The Court of Appeal of Alberta dismissed the Plaintiffs' appeal of Hillier J.'s decision confirming the Master's Order, which summarily dismissed the Plaintiffs' claims. The essence of the Plaintiffs' claim was that the Defendants unlawfully used the Plaintiffs' technology for the manufacture of flexible composite pipe. The consolidated action also contained a claim that one of the individual Defendants had breached a confidential relationship with Composite Technologies and disclosed confidential information relating to the technology for the manufacture of flexible composite pipe to one of the corporate Defendants.
Importantly, prior to commencing the action, the Plaintiff Composite Technologies and the Plaintiff Proflex Pipe Corporation entered into a technology transfer agreement in respect of the flexible composite pipe technology. In addition, the Registrar of Corporations dissolved the Plaintiff Proflex Pipe in 2006.
In the underlying decision, the Defendants had applied for and were granted summary judgment, and the Plaintiffs' claims were dismissed. The Master granted the relief requested for two reasons: 1) the Plaintiff Proflex Pipe was not a legal entity and had no right to commence an action; and 2) the other Plaintiffs had no interest in the intellectual property that they sought to protect. This decision was confirmed on appeal by Hillier J. In addition to the Master's conclusions, Hillier J. found that, as of July 1, 2006 (the day before the Registrar of Corporations dissolved Proflex Pipe), the Plaintiff Composite Technologies did not have any remaining interest in the technology. Furthermore, Hiller J. rejected the Plaintiffs' argument that he should have allowed them to amend their claim to ask for rectification of the technology transfer agreement as "[t]he failure to file an application [for rectification] or to set out wording to rectify the contract before the Master or on appeal supports the inference that it is a late strategy seeking to avoid summary dismissal".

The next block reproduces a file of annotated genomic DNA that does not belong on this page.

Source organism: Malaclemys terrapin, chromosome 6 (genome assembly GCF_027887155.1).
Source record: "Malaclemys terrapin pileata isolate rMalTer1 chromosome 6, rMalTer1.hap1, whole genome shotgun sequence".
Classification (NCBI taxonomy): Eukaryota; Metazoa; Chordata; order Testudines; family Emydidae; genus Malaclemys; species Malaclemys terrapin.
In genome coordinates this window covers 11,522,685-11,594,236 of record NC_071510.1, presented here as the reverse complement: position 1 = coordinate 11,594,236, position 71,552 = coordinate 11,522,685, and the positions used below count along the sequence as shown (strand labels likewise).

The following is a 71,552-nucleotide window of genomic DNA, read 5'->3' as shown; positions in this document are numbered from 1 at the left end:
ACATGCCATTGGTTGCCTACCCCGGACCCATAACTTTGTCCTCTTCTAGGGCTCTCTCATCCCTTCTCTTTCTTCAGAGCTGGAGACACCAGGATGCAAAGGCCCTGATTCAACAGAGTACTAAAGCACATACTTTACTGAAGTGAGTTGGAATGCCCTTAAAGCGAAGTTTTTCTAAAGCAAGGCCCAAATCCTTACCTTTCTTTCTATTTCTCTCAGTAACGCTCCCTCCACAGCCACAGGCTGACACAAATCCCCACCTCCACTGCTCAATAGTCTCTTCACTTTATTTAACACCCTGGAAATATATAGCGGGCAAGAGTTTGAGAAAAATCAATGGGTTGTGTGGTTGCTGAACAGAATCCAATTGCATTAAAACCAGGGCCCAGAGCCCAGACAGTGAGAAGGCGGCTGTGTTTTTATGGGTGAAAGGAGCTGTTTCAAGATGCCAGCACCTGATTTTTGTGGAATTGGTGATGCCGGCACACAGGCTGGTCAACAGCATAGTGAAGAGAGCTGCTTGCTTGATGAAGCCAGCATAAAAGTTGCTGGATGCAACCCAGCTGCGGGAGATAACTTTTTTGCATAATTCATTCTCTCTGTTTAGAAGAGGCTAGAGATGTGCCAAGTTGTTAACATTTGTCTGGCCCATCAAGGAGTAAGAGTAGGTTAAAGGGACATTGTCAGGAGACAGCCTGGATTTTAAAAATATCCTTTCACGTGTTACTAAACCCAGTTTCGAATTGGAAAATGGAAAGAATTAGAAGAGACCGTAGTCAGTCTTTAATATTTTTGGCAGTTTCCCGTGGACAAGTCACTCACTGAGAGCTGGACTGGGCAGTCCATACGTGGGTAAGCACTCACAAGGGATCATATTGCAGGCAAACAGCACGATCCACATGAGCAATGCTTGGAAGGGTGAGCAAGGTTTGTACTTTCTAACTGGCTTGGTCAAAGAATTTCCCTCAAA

After reviewing the merits of the Appellants' argument, the Court of Appeal found none of them to be compelling. For example, the Court of Appeal noted that the Plaintiffs never applied for a rectification application, and even if they had, they would have not been in a much better position given the law on rectification. The Court of Appeal also found, among other things, that the technology transfer agreement was not invalid because of the Plaintiff Composite Technologies' failure to give shareholders notice of the proposed transaction.